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The town of Sweetwater, Missouri is known for its mineral resources, particularly rich lead sulfide (galena) deposits. I am curious to find the origin of the name "Sweetwater" and if it has any connection with lead compounds that at one time or another leached into the local water resources (I believe lead acetate tastes sweet). In any event, I can't seem to find any history or such a connection through internet research.

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  • $\begingroup$ Can you be more specific about where this town is? Is it in Newington County, MO? $\endgroup$
    – DavePhD
    Dec 9 '14 at 14:57
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    $\begingroup$ 'Sweetwater' is a pretty common name west of the Mississippi, seemingly used to lure the unsuspecting to some god-forsaken part of the desert where a trickle of water ran... I'm not sure a connection to lead poisoning is warranted in all cases. Often 'Sweetwater' is in comparison to horribly hard water (lots of calcite) encountered in much of the plains area. $\endgroup$
    – Jon Custer
    Dec 9 '14 at 14:59
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According to The State Historical Society of Missouri:

Sweetwater is the name of a little trading-point established on Sweetwater Branch just after the Civil War. It was named for the branch.

and

Sweetwater Branch was named by the pioneers for the unusually good water in the stream.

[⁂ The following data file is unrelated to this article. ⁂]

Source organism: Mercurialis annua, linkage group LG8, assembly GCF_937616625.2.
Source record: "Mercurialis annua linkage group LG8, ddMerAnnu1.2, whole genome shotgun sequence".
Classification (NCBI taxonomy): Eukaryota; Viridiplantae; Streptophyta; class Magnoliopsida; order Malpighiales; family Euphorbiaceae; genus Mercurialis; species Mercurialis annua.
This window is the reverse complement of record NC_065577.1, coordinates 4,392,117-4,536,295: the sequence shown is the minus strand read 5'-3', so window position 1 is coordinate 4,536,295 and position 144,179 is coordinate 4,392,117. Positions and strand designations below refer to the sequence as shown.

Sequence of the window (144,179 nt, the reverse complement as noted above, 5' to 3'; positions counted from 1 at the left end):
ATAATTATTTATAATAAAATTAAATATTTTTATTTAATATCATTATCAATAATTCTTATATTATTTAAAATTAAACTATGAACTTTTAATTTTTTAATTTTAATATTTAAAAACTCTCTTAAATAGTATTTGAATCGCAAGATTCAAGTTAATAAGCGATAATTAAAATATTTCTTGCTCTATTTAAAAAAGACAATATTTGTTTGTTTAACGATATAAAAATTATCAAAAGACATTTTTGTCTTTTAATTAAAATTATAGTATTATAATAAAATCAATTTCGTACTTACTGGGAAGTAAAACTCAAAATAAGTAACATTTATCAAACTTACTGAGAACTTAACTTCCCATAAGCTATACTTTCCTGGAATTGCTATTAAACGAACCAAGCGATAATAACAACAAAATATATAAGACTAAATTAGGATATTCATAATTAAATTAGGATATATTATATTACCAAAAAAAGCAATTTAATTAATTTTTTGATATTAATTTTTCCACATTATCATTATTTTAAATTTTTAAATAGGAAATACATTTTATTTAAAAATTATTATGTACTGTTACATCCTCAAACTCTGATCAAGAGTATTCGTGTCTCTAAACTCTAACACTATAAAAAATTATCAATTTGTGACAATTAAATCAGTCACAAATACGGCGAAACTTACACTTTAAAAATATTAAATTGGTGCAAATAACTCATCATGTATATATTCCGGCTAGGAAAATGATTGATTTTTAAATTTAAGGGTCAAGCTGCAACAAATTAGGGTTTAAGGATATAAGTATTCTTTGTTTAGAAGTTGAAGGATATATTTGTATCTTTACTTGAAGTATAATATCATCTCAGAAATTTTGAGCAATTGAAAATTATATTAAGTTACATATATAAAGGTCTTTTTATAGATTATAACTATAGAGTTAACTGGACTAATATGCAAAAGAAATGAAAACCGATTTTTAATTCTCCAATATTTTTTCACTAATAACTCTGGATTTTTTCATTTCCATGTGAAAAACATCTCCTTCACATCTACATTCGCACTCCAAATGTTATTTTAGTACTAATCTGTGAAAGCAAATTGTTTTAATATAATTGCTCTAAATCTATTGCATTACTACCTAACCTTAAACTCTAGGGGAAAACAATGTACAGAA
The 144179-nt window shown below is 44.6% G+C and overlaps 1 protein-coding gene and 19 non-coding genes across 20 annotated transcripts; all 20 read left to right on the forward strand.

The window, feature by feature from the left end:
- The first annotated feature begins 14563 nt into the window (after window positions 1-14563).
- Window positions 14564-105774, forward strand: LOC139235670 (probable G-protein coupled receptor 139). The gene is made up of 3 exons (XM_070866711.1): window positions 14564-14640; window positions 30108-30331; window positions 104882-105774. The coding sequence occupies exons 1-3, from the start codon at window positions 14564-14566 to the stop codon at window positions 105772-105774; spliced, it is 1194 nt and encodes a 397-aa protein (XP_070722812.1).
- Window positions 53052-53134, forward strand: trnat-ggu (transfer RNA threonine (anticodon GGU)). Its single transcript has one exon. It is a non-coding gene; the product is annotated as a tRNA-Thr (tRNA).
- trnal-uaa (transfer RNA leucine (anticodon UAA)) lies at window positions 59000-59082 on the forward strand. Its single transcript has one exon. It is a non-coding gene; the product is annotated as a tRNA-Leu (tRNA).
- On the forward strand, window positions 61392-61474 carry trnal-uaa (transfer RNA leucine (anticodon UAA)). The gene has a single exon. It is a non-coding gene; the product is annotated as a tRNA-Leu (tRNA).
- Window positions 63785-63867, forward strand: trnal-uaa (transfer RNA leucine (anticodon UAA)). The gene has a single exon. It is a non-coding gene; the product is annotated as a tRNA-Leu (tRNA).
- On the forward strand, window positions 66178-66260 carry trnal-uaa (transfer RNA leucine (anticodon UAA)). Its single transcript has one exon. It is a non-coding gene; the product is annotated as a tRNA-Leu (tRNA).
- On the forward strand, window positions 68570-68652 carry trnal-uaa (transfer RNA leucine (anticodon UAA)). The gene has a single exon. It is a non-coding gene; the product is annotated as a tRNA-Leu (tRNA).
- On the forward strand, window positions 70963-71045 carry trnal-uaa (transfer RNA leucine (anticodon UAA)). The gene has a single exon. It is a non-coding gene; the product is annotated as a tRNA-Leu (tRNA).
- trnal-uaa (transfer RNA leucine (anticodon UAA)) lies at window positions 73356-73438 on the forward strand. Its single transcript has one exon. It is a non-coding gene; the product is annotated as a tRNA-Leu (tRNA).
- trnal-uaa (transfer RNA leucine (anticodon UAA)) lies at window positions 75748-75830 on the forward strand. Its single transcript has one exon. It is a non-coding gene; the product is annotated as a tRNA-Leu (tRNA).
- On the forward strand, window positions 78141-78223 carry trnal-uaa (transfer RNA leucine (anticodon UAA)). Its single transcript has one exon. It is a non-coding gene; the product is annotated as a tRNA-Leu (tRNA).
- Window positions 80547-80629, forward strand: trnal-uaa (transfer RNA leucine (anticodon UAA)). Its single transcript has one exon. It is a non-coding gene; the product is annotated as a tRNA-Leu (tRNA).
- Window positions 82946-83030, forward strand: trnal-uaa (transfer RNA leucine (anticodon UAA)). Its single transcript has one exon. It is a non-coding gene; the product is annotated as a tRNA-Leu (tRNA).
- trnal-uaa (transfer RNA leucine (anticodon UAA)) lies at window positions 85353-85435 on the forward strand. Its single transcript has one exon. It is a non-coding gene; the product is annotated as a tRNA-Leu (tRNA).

The place (and branch) are both in Newton County, Missouri. The same reference linked above indicates that what was once called Sweetwater is now referred to as Boulder City (because of the boulders nearby).

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    $\begingroup$ Thanks for the answer. "unusually good water" seems to support that perhaps at one time there may have been natural contamination of the water by lead. That's if one believes "good" might imply sweet. $\endgroup$
    – docscience
    Jul 30 '15 at 14:44
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    $\begingroup$ For me "good" implies clear, clean and fresh. The german word for fresh water is Süßwasser, which is translated word by word to "sweet water". I guess that this is due to the big difference to saline water and not a possible sweet taste of lead salts ... $\endgroup$ Jul 30 '15 at 21:04
  • $\begingroup$ @PH13 Thanks - so now I'm wondering about the dates/hertitage of the 'pioneers' that Todd Minehardt is referencing. I wonder if they were of German heritage. That could connect your note with his answer, and a possible explanation of the name. $\endgroup$
    – docscience
    Jul 31 '15 at 17:39

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